Re: .22-250 sight in help
It all depends on whether you plan to use the rifle for target practice or mainly for hunting. I have mine sighted in at 200 yards, knowing that it will be just a bit high at 100 yards, and a bit low at 300 yards. After 300 yards, .22-250 bullets tend to drop like a rock and require some good knowledge of the amount of bullet drop. Depends on your muzzle velocity, bullet weights, powder used, etc., but for coyotes and similar sized animals, I would sight in at 200 yards and place the cross hairs where you wish, without having to mess with thinking about vertical Kentucky windage and messing around with twiddling your scope knobs when the coyote appears.
I live at sea-level, and to compensate for altitude and local humidity, I like to wait until I get to where I want to shoot, then redial my rifle at 100, 200 and 300 yards. I make a mental note of the amount of bullet placement at each yardage. I find that the 200-yard range seems to give me the best all-around practical ranging for up to 300 yards.
Also, remember that the .22-250's barrel heat is a concern when shooting fast & furiously....especially when shooting on a hot day in a field full of prairie dogs or ground squirrels. I can get about 10 shots out of my rifle before the barrel gets too warm to shoot. Then again, it's a very expensive match barrel and I don't want to beat it to death. So, for shorter and faster shooting I use a .222 or .223 and my trusty Clark Special 10/22 rimfire. Their barrels do not heat up nearly as fast as the .22-250. The rimfire doesn't heat up at all...or at least an amount that I can detect.
Also, it's really a waste to use a .22-250 or .243, etc., for something like ground squirrels, unless you like those longer-range challenges.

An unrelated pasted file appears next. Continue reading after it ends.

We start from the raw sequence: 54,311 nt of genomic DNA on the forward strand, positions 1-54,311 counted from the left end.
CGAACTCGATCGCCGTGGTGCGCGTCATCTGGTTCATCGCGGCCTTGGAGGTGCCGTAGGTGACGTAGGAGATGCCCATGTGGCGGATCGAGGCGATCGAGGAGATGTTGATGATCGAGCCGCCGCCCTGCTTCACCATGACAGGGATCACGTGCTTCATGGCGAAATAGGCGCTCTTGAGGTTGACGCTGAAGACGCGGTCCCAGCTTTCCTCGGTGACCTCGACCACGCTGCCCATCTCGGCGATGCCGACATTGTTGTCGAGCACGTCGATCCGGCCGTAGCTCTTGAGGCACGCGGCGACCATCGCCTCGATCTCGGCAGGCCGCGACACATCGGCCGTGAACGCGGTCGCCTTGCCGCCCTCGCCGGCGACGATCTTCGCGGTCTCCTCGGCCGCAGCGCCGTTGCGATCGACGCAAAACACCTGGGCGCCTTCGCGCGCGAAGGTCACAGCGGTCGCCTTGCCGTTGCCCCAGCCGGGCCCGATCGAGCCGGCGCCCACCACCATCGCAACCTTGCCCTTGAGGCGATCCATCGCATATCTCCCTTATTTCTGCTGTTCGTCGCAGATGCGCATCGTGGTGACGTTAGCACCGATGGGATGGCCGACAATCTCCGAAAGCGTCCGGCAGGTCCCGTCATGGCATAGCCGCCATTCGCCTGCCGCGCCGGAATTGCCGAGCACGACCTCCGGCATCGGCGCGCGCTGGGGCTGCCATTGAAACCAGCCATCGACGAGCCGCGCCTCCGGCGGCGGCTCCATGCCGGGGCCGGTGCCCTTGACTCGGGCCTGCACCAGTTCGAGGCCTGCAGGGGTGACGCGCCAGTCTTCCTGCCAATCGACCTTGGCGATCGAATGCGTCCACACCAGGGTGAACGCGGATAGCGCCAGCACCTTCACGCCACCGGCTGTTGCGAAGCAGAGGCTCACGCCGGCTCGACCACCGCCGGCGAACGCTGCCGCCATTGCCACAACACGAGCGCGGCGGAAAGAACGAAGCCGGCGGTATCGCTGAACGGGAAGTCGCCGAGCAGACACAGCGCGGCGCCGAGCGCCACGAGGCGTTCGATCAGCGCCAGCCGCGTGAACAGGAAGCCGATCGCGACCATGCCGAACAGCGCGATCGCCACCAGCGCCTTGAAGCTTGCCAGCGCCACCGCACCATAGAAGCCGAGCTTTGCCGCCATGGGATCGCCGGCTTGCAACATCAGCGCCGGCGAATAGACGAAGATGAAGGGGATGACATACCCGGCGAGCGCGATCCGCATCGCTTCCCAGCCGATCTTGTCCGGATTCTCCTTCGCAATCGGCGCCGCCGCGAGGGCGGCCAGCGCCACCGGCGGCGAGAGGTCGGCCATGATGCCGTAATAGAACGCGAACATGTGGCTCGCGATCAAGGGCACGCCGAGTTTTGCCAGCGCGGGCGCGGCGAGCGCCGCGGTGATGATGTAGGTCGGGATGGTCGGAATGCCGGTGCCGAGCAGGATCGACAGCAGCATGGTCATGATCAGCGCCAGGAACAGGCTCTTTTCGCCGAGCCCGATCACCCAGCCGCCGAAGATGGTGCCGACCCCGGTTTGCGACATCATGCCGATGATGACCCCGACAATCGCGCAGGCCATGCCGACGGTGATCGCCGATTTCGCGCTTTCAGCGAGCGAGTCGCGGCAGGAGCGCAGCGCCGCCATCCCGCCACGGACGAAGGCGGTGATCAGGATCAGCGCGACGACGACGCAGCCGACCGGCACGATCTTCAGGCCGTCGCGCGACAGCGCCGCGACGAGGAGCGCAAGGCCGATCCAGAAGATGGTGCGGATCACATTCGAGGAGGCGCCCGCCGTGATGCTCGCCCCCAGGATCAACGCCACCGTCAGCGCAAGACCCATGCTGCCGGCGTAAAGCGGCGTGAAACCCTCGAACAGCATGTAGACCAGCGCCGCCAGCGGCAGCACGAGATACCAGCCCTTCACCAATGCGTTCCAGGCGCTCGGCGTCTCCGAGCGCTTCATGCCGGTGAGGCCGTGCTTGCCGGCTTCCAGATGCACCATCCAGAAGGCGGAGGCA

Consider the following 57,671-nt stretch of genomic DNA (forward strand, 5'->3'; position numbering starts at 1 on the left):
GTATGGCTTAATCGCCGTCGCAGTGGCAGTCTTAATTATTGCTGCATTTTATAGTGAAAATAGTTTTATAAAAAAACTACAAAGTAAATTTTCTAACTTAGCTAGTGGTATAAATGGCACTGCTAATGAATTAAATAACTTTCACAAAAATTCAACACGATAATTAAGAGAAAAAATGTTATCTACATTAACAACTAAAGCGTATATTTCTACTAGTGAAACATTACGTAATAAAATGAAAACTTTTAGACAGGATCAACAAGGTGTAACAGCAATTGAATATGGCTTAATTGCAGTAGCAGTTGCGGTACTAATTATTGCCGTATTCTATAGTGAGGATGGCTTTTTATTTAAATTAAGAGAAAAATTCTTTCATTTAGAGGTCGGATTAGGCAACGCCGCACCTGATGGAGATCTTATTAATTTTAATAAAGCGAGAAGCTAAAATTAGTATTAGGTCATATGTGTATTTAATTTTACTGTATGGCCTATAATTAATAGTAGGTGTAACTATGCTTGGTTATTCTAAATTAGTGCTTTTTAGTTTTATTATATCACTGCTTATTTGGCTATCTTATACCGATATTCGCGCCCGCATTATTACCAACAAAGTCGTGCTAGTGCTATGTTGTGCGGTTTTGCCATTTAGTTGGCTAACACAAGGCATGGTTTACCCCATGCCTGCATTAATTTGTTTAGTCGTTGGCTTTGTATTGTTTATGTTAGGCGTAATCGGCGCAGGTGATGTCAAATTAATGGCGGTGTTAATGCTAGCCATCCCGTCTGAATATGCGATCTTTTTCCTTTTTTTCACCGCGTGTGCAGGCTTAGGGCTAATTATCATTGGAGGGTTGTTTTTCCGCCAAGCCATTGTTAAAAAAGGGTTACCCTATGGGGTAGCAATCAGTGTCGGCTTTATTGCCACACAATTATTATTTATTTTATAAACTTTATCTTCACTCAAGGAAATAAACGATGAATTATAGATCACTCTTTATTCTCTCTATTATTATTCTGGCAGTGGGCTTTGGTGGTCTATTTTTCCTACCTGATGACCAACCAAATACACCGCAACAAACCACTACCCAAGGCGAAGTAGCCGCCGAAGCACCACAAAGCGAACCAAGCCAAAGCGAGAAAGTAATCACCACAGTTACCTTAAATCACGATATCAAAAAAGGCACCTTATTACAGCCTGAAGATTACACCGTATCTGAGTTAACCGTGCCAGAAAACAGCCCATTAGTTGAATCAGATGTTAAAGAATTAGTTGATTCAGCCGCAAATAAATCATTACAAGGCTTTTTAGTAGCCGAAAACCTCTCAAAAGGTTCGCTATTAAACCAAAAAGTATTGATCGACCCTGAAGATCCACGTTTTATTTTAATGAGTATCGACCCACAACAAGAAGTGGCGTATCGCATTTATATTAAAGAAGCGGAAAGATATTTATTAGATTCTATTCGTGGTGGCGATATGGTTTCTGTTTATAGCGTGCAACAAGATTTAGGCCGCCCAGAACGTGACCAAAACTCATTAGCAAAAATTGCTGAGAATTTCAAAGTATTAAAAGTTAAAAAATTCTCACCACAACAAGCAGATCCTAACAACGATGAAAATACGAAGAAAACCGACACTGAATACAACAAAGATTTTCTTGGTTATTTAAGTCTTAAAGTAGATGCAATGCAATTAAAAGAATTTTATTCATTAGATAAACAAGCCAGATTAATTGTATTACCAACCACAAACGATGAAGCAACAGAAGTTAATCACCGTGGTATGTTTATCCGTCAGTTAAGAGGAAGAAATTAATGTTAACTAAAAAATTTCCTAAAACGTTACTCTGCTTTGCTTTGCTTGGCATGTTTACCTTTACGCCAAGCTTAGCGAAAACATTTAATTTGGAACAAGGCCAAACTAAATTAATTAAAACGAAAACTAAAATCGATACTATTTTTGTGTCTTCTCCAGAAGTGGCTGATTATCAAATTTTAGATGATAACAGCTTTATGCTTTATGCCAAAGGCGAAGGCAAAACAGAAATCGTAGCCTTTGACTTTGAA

You don't have time to do a lot of calculations when coyotes appear, then want to disappear a couple of seconds later. The .22-250 is a good caliber for those who don't use it every day, but keep in mind that longer shots of over 300 yards will require you to adjust your scope or put in some serious windage. But up to 300 yards....just sight it in for 200 yards and shoot the dog where the crosshairs are placed. Besides, your chances of popping a coyote diminishes greatly at longer distances unless you shoot from a rest with a heavier-caliber rifle. So, don't shoot with your .22-250 until they get within 300 yards.
Unless you are a crack shot and have had a lot of longer-range practice at really long ranges, the .22-250 places you at a disadvantage for super-long range shooting (say, up to 1,000 yards), in which case you should choose a rifle that allows you to use the heavier bullets. Which one to use? Hey....there are a ton of opinions and many rifles that are very effective at long ranges. If you reload, you can choose what you wish, but if you think you will find yourself out of ammo somewhere in the boonies, you may want to consider a non-wildcat caliber so that you can buy store-bought ammo after you have run out of your home-made stuff.